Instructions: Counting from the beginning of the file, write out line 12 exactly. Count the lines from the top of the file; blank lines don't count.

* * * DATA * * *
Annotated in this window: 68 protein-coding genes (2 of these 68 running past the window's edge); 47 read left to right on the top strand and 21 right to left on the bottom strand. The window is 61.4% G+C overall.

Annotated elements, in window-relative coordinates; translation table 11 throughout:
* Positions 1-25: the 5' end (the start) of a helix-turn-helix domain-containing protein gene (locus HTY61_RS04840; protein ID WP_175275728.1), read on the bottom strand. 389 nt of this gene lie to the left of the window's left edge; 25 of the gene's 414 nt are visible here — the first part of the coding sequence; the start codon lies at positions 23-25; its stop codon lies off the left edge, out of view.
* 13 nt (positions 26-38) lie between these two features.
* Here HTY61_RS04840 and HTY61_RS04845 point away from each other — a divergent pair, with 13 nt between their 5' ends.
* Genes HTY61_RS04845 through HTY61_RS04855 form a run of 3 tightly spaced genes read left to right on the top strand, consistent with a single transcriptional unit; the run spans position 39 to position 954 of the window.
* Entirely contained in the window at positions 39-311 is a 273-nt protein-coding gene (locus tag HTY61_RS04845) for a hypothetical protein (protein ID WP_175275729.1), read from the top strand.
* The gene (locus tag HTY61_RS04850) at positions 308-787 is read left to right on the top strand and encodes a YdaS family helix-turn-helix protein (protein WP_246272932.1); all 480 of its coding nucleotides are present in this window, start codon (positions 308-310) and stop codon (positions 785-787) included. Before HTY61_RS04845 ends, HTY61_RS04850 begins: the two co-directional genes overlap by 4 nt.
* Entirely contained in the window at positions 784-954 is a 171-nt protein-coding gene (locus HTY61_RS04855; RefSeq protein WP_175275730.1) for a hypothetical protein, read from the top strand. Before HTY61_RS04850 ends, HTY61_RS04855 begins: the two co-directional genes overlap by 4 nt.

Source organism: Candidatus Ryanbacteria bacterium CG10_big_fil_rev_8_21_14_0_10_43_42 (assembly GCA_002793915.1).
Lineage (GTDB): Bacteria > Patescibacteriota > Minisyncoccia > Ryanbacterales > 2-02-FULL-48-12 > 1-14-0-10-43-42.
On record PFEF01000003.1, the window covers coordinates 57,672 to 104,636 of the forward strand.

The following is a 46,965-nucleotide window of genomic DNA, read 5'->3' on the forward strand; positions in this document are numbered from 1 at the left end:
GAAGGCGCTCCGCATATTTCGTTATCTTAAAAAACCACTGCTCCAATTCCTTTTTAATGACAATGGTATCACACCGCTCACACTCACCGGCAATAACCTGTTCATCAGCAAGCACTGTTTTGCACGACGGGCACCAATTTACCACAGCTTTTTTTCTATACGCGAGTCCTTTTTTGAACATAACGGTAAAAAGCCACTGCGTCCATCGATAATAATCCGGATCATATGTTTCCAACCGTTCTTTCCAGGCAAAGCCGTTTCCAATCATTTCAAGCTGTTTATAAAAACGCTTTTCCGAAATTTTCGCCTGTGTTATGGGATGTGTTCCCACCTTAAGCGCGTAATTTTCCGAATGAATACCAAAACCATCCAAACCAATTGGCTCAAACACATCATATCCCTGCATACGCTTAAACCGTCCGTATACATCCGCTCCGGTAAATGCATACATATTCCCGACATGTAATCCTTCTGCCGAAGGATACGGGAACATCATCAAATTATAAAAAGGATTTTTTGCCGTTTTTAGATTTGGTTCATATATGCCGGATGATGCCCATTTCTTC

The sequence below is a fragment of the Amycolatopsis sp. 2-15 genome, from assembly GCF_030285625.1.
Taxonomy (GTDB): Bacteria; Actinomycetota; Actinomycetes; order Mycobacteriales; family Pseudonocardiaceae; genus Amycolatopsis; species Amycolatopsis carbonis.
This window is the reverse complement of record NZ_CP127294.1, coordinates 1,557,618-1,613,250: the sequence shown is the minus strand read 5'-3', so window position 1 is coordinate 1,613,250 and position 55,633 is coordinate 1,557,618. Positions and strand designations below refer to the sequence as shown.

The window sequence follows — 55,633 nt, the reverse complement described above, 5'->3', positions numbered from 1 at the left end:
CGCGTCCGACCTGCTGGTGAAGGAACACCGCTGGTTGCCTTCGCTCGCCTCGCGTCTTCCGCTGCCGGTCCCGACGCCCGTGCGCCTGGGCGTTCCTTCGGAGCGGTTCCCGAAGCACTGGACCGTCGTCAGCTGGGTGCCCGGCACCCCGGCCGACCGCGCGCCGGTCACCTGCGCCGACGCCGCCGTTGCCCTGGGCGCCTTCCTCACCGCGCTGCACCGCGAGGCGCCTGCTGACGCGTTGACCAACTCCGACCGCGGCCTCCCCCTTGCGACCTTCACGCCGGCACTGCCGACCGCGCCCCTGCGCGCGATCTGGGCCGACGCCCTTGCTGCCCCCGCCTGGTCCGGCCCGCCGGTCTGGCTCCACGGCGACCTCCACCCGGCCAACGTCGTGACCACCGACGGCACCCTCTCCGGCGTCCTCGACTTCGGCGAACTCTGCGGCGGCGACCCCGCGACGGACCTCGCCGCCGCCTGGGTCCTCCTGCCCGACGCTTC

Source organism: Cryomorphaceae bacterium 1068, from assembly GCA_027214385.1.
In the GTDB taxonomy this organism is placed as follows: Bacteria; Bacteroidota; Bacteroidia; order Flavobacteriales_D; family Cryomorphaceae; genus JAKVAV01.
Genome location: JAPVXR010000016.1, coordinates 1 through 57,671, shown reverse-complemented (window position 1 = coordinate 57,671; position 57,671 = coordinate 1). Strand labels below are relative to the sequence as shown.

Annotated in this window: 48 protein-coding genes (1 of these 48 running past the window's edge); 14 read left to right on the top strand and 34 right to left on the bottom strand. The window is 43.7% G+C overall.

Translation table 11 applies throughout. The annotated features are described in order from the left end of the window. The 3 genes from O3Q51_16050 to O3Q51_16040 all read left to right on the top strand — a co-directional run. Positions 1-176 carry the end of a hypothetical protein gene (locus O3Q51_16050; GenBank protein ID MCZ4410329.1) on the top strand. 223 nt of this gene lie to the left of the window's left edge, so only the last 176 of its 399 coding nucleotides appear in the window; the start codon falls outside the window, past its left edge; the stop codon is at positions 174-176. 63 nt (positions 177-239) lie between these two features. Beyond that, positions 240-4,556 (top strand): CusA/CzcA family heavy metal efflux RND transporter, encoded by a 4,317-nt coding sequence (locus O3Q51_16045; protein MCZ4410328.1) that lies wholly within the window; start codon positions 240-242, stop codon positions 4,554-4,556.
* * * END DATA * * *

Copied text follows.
On record PFEF01000003.1, the window covers coordinates 57,672 to 104,636 of the forward strand.